“Most, if not all, of the environments were active locations, meaning the public had access 90% of the time – the corner- shop scene opens the film and it was a location we only had for a limited time,” Galloway recalls. “Getting the overhead rigs positioned, blacking out the shop’s practical fluorescents to replace with our own Astera tubes within the time frame, all while trying to get the specific look we wanted – it was a challenge, but we managed to overcome it.” In fact, remarks Galloway, there was some serendipity at play. “In that process, you do uncover some happy accidents, where maybe the lighting didn’t align with your plans due to time constraints – then on camera you say: ‘Hey, we worked with what the environment and location can give us. We didn’t plan for this but it’s actually added to the look.’” Bury the Dogs had a first screening at Home Theatre in Manchester and is due to go on the 2023 festival circuit. “We want to use it as a calling card because the story has a lot more places to go, the characters do as well,” Rowland enthuses. “When we finished, it felt like there was so much more we could do with it. We’re now developing the treatment of the feature film.” Bury the Dogs is currently touring festivals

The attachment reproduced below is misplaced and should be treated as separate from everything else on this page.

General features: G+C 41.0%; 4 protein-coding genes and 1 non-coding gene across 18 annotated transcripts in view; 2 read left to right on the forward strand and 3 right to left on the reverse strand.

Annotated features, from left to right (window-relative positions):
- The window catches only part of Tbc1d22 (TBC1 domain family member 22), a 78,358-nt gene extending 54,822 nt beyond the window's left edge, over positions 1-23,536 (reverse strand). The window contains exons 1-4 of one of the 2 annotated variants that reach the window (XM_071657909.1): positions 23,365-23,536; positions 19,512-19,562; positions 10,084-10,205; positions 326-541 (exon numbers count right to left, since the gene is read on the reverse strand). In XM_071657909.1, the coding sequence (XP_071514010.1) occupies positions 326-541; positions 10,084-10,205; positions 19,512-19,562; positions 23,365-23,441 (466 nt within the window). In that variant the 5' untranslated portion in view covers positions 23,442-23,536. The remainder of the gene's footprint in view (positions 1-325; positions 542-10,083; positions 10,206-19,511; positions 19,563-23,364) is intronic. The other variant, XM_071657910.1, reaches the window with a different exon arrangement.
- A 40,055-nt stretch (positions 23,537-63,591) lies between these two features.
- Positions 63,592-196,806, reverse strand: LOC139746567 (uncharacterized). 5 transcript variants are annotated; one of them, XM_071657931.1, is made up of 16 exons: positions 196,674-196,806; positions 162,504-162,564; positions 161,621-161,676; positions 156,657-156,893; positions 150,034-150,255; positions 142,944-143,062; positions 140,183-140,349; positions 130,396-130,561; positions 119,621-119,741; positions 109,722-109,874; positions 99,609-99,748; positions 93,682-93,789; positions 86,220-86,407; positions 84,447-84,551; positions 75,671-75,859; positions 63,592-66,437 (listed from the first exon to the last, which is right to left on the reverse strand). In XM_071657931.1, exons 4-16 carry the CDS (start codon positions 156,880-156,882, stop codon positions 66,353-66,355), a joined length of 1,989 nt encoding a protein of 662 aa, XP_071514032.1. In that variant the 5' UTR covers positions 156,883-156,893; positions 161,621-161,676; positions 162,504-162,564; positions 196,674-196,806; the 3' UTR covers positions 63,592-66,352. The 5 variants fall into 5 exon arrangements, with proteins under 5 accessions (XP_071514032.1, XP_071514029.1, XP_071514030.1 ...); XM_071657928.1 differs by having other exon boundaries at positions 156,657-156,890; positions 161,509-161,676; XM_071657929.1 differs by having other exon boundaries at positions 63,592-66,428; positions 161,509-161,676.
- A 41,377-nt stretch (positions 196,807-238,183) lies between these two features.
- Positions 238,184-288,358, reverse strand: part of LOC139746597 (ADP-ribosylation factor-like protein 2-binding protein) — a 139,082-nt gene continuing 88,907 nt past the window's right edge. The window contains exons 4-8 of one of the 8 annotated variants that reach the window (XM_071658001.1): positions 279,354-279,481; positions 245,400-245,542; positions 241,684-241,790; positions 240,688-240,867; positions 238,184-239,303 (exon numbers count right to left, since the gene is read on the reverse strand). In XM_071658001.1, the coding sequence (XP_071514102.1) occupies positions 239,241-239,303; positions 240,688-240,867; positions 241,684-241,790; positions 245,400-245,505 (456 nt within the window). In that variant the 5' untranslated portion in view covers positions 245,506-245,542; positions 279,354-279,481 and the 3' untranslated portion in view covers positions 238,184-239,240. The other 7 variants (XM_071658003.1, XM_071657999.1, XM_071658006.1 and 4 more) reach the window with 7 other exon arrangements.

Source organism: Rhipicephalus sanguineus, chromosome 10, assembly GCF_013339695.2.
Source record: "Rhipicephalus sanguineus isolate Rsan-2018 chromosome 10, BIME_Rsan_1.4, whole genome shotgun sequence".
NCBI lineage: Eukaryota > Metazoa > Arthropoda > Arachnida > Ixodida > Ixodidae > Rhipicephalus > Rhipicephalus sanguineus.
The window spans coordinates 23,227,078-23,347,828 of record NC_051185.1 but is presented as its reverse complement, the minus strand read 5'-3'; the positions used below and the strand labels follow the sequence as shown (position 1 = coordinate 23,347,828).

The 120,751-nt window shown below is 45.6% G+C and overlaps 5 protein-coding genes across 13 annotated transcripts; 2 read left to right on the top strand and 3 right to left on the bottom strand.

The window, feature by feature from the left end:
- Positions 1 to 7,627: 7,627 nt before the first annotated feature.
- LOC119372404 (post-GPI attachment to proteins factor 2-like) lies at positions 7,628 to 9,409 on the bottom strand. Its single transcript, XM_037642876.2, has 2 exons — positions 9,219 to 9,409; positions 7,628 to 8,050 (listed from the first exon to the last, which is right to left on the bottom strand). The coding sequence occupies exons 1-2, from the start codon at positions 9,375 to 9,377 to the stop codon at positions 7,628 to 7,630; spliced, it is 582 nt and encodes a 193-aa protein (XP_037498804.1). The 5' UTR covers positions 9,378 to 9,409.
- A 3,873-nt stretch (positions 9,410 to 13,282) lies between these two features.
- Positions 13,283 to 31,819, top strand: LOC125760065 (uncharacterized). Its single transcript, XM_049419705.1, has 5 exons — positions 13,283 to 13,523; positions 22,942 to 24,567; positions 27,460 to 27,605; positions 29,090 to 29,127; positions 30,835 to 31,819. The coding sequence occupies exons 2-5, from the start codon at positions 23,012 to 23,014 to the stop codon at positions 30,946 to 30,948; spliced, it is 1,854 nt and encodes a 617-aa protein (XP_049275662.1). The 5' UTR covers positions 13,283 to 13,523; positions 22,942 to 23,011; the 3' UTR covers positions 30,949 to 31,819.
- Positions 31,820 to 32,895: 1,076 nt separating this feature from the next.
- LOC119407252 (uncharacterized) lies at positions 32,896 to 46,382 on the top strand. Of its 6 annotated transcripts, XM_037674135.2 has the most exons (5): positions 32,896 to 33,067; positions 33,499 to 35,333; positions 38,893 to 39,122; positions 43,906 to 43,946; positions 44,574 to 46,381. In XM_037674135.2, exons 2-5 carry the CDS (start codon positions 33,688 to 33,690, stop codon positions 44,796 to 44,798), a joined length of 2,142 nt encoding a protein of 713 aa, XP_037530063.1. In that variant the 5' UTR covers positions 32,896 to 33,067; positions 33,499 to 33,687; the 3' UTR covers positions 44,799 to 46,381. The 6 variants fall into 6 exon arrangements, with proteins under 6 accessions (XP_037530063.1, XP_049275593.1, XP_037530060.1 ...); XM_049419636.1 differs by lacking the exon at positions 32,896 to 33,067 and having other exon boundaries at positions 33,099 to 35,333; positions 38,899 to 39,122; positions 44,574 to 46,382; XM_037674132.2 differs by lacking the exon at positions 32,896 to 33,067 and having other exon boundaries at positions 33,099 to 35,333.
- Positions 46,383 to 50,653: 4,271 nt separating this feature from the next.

“The visual style was a combination of realism with a hint of stylised lighting”

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Aerial filming has soared to new heights over the years, with cutting-edge technology complementing the tried and true. We look at the different options available to filmmakers, while detailing some of the best work in aerial cinematography

WORDS. Robert Shepherd IMAGES. Various

I n the vast world of cinematography, the quest for breathtaking visuals has always been an integral part of the director’s storytelling. Over the years, filmmakers have relentlessly pursued innovative techniques to elevate their craft and transport viewers into captivating realms. One such technique that has undergone a remarkable transformation is aerial filming. Its roots can be traced to the late 19th century, when pioneers